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Article - Third temporary planning director hired to lead Teton County department

JNA

Cyburbian Plus
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24,576
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50

filling the planning director role has been difficult because of a nationwide shortage of planning candidates,
the complexity of the position unique to Teton County and “our interest in finding the ‘right’ candidate for this position, as opposed to settling for ‘a’ candidate.”
 

AG74683

Cyburbian
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5,762
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23
There is no reason a county that size needs that large of a planning department. I'm a one person department here and we have more people than Teton County does. Teton is an enormous county but a huge portion of that is in the Grand Teton NP and the Yellowstone NP. The density is 5 freaking people per square MILE.
 

Suburb Repairman

moderator in moderation
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The most interesting aspect of the article is recognition of the shortage of director-level candidates, which relates to the "lost generation" of planners. Planning was hard hit in the recession, and resulted in a lack of planning professionals entering the field between 2008 and 2012 (and some that had 3-5 years experience leaving the profession due to layoffs, etc.). That would be your sweet spot of experience for a director position, and has resulted in a smaller pool to fish in. I've also observed that many planners are choosing not to make that jump due to how ugly the politics have become in some jurisdictions--they simply don't think it is worth it. That particular issue I link back to an underlying "illness" in the city management profession. Personally, I've noticed a significantly increased degree of spinelessness in city managers or city managers that seem to view equal treatment under development regulations through an ethically ambiguous lens.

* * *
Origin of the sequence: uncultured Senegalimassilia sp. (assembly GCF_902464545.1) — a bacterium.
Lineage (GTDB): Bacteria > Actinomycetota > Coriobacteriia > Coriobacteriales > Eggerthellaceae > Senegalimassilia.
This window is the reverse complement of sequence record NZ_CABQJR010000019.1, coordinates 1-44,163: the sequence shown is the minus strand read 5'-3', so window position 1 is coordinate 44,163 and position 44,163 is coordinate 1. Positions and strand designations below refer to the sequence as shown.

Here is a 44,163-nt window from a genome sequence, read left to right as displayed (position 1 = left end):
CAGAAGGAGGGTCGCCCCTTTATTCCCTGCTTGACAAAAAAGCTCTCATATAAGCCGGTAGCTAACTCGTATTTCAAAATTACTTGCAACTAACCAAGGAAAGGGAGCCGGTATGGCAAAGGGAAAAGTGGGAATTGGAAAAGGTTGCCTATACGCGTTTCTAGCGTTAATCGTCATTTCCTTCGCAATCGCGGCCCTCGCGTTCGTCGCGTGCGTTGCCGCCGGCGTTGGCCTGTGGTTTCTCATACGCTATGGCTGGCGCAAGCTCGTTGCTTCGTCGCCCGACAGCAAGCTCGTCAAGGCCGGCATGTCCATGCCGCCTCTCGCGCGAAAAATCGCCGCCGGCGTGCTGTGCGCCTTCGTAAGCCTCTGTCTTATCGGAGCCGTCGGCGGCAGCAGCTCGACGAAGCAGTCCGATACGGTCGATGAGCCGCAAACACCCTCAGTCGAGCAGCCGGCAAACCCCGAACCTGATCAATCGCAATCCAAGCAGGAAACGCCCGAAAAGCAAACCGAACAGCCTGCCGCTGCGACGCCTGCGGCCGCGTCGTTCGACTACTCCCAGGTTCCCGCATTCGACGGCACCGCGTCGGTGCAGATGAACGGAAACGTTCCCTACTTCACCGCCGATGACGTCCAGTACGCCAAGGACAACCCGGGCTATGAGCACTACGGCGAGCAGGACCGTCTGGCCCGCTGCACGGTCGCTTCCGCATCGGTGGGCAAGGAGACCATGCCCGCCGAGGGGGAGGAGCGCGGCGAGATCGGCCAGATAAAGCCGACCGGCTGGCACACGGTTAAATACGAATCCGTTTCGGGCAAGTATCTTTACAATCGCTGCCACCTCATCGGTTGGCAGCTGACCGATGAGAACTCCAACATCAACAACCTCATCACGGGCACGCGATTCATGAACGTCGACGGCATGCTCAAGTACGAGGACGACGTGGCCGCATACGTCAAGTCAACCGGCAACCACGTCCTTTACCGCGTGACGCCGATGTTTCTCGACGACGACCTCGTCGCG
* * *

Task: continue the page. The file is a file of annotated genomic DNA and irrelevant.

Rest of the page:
RandomPlanner

Cyburbian
Messages
1,547
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22
The most interesting aspect of the article is recognition of the shortage of director-level candidates, which relates to the "lost generation" of planners. Planning was hard hit in the recession, and resulted in a lack of planning professionals entering the field between 2008 and 2012 (and some that had 3-5 years experience leaving the profession due to layoffs, etc.). That would be your sweet spot of experience for a director position, and has resulted in a smaller pool to fish in. I've also observed that many planners are choosing not to make that jump due to how ugly the politics have become in some jurisdictions--they simply don't think it is worth it. That particular issue I link back to an underlying "illness" in the city management profession. Personally, I've noticed a significantly increased degree of spinelessness in city managers or city managers that seem to view equal treatment under development regulations through an ethically ambiguous lens.
AGREED!!

Plus, quite frankly, the economy is good right now so basically -- Planning Directors have decent jobs which gives us the flexibility to be more discerning when looking for new employment. Directors will research the community (ie Council/ Commission/ CM) and really decide if the job/ community is right for them rather than taking any job out of desperation.
 
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